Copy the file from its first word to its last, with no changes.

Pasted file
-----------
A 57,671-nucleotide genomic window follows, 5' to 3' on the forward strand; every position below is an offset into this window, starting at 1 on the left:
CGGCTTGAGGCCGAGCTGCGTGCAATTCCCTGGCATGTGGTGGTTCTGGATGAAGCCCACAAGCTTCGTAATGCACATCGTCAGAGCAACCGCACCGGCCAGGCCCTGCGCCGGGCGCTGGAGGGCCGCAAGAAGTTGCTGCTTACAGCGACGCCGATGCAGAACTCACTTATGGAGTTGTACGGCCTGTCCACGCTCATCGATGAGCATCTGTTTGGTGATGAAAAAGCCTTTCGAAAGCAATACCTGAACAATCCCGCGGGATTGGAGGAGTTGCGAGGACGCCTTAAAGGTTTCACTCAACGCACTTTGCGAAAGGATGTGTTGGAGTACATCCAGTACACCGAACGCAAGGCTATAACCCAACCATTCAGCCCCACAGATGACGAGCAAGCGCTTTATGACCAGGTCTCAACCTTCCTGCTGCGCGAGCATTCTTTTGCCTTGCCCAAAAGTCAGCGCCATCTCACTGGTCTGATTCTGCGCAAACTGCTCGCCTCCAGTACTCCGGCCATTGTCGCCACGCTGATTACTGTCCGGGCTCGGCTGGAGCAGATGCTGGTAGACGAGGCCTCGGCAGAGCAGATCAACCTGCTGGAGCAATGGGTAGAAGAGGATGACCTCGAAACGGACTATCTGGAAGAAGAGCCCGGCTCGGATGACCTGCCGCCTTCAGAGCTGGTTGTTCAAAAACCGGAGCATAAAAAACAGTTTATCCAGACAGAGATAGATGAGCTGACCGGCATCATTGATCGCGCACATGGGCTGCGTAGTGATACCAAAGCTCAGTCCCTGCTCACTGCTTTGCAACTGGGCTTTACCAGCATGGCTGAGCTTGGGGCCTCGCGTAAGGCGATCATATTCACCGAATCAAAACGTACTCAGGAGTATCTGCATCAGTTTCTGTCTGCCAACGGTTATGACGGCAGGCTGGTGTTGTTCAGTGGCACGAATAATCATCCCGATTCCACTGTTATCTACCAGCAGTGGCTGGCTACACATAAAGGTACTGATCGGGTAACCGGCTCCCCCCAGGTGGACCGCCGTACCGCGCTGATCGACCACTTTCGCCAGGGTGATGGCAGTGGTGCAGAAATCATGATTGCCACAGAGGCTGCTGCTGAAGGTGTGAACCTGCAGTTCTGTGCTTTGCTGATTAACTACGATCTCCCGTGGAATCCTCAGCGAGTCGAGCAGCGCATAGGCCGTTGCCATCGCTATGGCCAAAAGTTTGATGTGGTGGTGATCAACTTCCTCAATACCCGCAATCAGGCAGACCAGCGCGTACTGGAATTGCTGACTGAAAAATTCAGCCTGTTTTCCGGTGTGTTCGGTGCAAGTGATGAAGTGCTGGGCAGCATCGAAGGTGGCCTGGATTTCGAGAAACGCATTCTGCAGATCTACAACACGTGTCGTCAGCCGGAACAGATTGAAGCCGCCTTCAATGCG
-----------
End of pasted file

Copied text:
A 57,671-nucleotide genomic window follows, 5' to 3' on the forward strand; every position below is an offset into this window, starting at 1 on the left:
CGGCTTGAGGCCGAGCTGCGTGCAATTCCCTGGCATGTGGTGGTTCTGGATGAAGCCCACAAGCTTCGTAATGCACATCGTCAGAGCAACCGCACCGGCCAGGCCCTGCGCCGGGCGCTGGAGGGCCGCAAGAAGTTGCTGCTTACAGCGACGCCGATGCAGAACTCACTTATGGAGTTGTACGGCCTGTCCACGCTCATCGATGAGCATCTGTTTGGTGATGAAAAAGCCTTTCGAAAGCAATACCTGAACAATCCCGCGGGATTGGAGGAGTTGCGAGGACGCCTTAAAGGTTTCACTCAACGCACTTTGCGAAAGGATGTGTTGGAGTACATCCAGTACACCGAACGCAAGGCTATAACCCAACCATTCAGCCCCACAGATGACGAGCAAGCGCTTTATGACCAGGTCTCAACCTTCCTGCTGCGCGAGCATTCTTTTGCCTTGCCCAAAAGTCAGCGCCATCTCACTGGTCTGATTCTGCGCAAACTGCTCGCCTCCAGTACTCCGGCCATTGTCGCCACGCTGATTACTGTCCGGGCTCGGCTGGAGCAGATGCTGGTAGACGAGGCCTCGGCAGAGCAGATCAACCTGCTGGAGCAATGGGTAGAAGAGGATGACCTCGAAACGGACTATCTGGAAGAAGAGCCCGGCTCGGATGACCTGCCGCCTTCAGAGCTGGTTGTTCAAAAACCGGAGCATAAAAAACAGTTTATCCAGACAGAGATAGATGAGCTGACCGGCATCATTGATCGCGCACATGGGCTGCGTAGTGATACCAAAGCTCAGTCCCTGCTCACTGCTTTGCAACTGGGCTTTACCAGCATGGCTGAGCTTGGGGCCTCGCGTAAGGCGATCATATTCACCGAATCAAAACGTACTCAGGAGTATCTGCATCAGTTTCTGTCTGCCAACGGTTATGACGGCAGGCTGGTGTTGTTCAGTGGCACGAATAATCATCCCGATTCCACTGTTATCTACCAGCAGTGGCTGGCTACACATAAAGGTACTGATCGGGTAACCGGCTCCCCCCAGGTGGACCGCCGTACCGCGCTGATCGACCACTTTCGCCAGGGTGATGGCAGTGGTGCAGAAATCATGATTGCCACAGAGGCTGCTGCTGAAGGTGTGAACCTGCAGTTCTGTGCTTTGCTGATTAACTACGATCTCCCGTGGAATCCTCAGCGAGTCGAGCAGCGCATAGGCCGTTGCCATCGCTATGGCCAAAAGTTTGATGTGGTGGTGATCAACTTCCTCAATACCCGCAATCAGGCAGACCAGCGCGTACTGGAATTGCTGACTGAAAAATTCAGCCTGTTTTCCGGTGTGTTCGGTGCAAGTGATGAAGTGCTGGGCAGCATCGAAGGTGGCCTGGATTTCGAGAAACGCATTCTGCAGATCTACAACACGTGTCGTCAGCCGGAACAGATTGAAGCCGCCTTCAATGCG